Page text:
And that’s it, in a nutshell. My dining, writing, reading, Netflix-watching, ironing, cooking, coffee-drinking, clothes-drying, puzzle-making area. You are welcome to visit whenever you feel like it!

Prompt 92: Learning through podcasts

“Something more you’d like to know about”

I’ve started listening to podcasts on my way to work. What used to be 20 to 25 minutes of silent transition between one place and another is now filled with informational ramblings about interesting things that I would never have known to investigate. I started with Malcolm Gladwell’s Revisionist History. If you haven’t listened to it yet, I sincerely recommend it. His soft tone is soothing, for one, but the connections he makes between seemingly random things that then build together to a powerful message–be it about inequality, distribution of power, or simply why something is the way it is–is amazing. I can’t wait for the third season.

In the meanwhile, I’ve started listening to the Freakonomics podcast, which also targets topics not usually explored. Today’s topic was the Esperanto language. Have you heard of it? It’s a language created by Dr. Ludwig Zamenhof as a proposed ‘second language for everyone’. The concept being that it is an easy-to-learn language that everyone–people from any country–would be able to speak among each other as human beings, building on that shared experience. His original albeit ambitious vision was to have the language spread across the world. Instead, what the language has done is create a community of 2 million people that speak it and share in a collective wonder over what the world has to offer and wanting to know as much about it as possible.

Isn’t that a wonderful concept?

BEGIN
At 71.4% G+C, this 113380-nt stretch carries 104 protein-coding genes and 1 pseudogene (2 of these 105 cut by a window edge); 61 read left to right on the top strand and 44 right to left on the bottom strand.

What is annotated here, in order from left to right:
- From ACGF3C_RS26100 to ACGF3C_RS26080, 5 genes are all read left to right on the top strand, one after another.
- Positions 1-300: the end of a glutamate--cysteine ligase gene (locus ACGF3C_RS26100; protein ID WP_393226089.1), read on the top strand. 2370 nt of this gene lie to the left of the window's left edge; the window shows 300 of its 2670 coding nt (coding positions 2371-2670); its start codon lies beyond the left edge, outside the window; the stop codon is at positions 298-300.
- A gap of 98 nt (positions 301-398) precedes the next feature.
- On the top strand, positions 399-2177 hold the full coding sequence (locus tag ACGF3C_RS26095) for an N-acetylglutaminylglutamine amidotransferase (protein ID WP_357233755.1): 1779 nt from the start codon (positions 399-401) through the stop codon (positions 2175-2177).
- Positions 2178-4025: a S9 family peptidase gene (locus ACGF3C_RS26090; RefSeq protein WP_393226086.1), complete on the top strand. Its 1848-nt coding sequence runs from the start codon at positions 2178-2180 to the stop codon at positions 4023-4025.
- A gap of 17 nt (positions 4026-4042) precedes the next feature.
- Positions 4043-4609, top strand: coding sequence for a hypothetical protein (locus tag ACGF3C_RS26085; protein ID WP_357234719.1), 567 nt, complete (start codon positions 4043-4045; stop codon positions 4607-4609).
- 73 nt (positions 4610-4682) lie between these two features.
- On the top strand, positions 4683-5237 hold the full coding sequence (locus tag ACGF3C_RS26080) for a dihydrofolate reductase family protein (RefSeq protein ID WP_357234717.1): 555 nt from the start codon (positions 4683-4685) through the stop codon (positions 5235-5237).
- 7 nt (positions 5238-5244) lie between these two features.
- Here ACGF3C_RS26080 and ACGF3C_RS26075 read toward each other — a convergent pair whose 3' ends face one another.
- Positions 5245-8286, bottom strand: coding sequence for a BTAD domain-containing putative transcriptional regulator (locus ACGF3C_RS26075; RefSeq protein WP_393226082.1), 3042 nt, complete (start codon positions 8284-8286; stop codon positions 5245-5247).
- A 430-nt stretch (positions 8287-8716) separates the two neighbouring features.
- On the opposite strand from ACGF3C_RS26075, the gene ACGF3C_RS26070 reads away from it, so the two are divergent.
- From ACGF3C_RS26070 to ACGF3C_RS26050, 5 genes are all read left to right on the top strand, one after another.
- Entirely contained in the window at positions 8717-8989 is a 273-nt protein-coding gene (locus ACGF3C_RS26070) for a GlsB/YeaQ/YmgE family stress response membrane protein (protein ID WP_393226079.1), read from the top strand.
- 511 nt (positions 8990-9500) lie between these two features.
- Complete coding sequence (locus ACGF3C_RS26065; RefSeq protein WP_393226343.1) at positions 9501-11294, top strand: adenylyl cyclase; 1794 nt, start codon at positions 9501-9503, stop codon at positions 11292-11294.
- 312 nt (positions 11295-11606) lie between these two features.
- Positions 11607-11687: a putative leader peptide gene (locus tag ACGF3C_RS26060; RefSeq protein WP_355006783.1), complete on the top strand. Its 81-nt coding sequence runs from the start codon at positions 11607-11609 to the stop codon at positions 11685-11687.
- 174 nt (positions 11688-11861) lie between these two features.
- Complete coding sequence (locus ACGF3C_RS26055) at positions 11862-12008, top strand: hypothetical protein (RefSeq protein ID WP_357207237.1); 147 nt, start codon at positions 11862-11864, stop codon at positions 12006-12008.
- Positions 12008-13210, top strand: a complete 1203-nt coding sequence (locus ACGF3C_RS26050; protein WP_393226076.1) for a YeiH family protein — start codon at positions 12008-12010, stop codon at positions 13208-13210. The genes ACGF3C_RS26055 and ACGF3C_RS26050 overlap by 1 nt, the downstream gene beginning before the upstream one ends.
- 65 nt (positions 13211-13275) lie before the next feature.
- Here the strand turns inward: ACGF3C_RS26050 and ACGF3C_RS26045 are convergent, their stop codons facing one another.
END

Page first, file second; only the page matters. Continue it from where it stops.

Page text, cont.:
Anyway, that is the thing I learned today that I would love to learn more about!


Prompt 91: Dear Santa

“You are a fifty-three-year-old woman living in Chicago. Write a letter to Santa.”

Dear Santa (Saint Nick, Father Christmas, Mr. Claus, whatever it is you call yourself these days),

I’ve never written to you before. Isn’t that odd? The thing is, my father didn’t believe in you. Well, he didn’t believe in making the world magical for children. On Christmas day, he would give me a small gift, sure, something he had picked up from the convenience store. I think the last one was a jumbo pack of Skittles. Thanks Dad.

I made my own traditions once I left that house. Even though I usually spend Christmas on my own, my tree is filled with little presents to myself, and the entire house is covered in every decoration you can imagine. My own winter wonderland on the outskirts of Chicago. That’s where I live.

Sorry, I’m rambling. I know you have lots of letters to read, so I’ll get to the point.

It’s Christmas time again. The city is covered in snow, my house is once again decorated, and the gingerbread scent is wafting around me. Usually that’s enough. Every other year before this one, that has satisfied me; it has filled the vacancy, the hole that I let grow within me for years under my father’s roof.

This year it just isn’t the same. As I sit in my house, in the same place that has always given me so much comfort, I feel that something is missing.

I’ve thought about it from every angle. I think this is what loneliness feels like.

Isn’t it funny? All these years I’ve been alone, but never lonely.

Since this is your time of year, I figured that you might be the one to help me solve it. So here goes.

Santa, this Christmas I would like you to bring me someone to share it with. Anyone. I’m not picky. I promise that I’ll add a special present or two under the tree for whomever you send.

Pretty please?

There’ll be some of my famous (at least to me) gingerbread men cookies waiting for you, too.

Yours, still a little unbelievingly,